'Hidden' flaws can turn into stars
The Daily Post, Rotorua, July 2008
By Julie Taylor
Not all disabilities are visible as apprentice panel beater Richard Gahan knows only too well.
The 18-year old Rotorua man struggled at school and really only enjoyed automotive classes. He left school at 14 with undiagnosed learning disabilities.
Having worked part-time after school for PSY Slater Panel Beaters, he leapt at the chance of an apprenticeship with the firm.
But employers Mike Young and Neil Porter soon realised that Richard was struggling with his paperwork despite doing well with the practical side of things.
"He was falling behind on his assessments," Mr Young said. "As far as hands-on went he was a natural but paperwork was a big problem."
With help from the NZ Motor Industry Training Organisation, they recognised the problem and contacted Workbridge - an organisation that supports people with all forms of disability in the workplace.
"Once Maurice got involved we saw a huge difference," Mr Young said.
Maurice Thompson is an employment consultant with Workbridge who was assigned as a reader/writer to help Mr Gahan with the written side of his apprenticeship commitments three years ago. Mr Gahan is now expecting to complete his course in a matter of weeks and even won Rotorua Energy Charitable Trust's Johnny Lepper apprenticeship scholarship in 2006. "Without Maurice's help I would probably not even be half way through," he said. "He gives me motivation and makes me get the work done."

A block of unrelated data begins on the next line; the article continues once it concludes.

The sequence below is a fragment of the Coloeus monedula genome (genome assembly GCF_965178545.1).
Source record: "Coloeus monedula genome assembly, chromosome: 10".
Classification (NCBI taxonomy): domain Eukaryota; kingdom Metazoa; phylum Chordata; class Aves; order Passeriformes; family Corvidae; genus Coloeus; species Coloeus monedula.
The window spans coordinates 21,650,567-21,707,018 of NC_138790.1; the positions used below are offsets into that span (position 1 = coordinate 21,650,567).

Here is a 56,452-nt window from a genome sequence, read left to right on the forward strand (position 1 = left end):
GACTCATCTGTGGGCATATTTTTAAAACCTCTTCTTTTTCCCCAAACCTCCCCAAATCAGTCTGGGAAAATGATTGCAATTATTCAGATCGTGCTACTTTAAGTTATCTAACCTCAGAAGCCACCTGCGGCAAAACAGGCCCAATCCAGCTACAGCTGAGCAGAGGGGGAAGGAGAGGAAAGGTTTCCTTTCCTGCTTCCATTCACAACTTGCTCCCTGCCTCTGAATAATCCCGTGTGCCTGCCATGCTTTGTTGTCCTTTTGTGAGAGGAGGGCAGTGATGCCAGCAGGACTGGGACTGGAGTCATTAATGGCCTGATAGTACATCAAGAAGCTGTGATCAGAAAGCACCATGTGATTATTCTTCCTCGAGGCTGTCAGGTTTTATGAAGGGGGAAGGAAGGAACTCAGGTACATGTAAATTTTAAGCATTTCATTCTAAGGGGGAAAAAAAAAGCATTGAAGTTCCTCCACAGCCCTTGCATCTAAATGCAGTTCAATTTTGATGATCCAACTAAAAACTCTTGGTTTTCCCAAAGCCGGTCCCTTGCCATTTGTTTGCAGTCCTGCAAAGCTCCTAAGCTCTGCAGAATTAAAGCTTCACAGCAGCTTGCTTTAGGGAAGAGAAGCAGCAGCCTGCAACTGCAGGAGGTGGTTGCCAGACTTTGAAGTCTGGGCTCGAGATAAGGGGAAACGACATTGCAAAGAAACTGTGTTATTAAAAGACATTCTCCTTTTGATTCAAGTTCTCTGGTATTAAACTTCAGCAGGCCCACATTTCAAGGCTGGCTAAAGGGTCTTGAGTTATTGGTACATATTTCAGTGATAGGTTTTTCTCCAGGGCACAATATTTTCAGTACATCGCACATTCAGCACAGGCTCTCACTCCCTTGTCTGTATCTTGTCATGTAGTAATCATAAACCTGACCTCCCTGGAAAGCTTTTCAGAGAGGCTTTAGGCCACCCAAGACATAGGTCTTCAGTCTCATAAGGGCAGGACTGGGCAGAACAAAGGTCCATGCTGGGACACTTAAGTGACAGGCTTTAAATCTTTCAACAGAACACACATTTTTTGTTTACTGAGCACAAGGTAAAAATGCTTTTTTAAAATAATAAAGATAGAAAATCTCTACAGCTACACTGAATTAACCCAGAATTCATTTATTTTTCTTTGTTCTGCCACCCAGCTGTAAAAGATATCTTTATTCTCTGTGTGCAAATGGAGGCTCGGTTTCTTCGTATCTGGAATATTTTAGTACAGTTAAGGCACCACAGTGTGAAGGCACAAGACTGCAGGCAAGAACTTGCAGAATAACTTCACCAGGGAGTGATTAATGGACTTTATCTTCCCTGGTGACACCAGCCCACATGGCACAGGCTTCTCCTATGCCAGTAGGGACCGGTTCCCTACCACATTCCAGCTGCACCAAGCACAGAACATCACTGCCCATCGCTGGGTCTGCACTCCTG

Previously, when he did not understand what had to be done, Mr Gahan would just put things in the 'too-hard' basket and ignore them.
"I just didn't know what they wanted," he said.
But Mr Thompson stressed that his role was purely a support one.
"It is still Richard that has done all the work. He wants to do this and he takes real pride in his work."
He said employment can be more difficult for people with hidden disabilities such as learning problems, dyslexia or diabetes because others cannot see the disability and do not always recognise it.
But with more people with hidden and visible disabilities seeking support through agencies like Workbridge he hopes there will be more success stories like Mr Gahan's.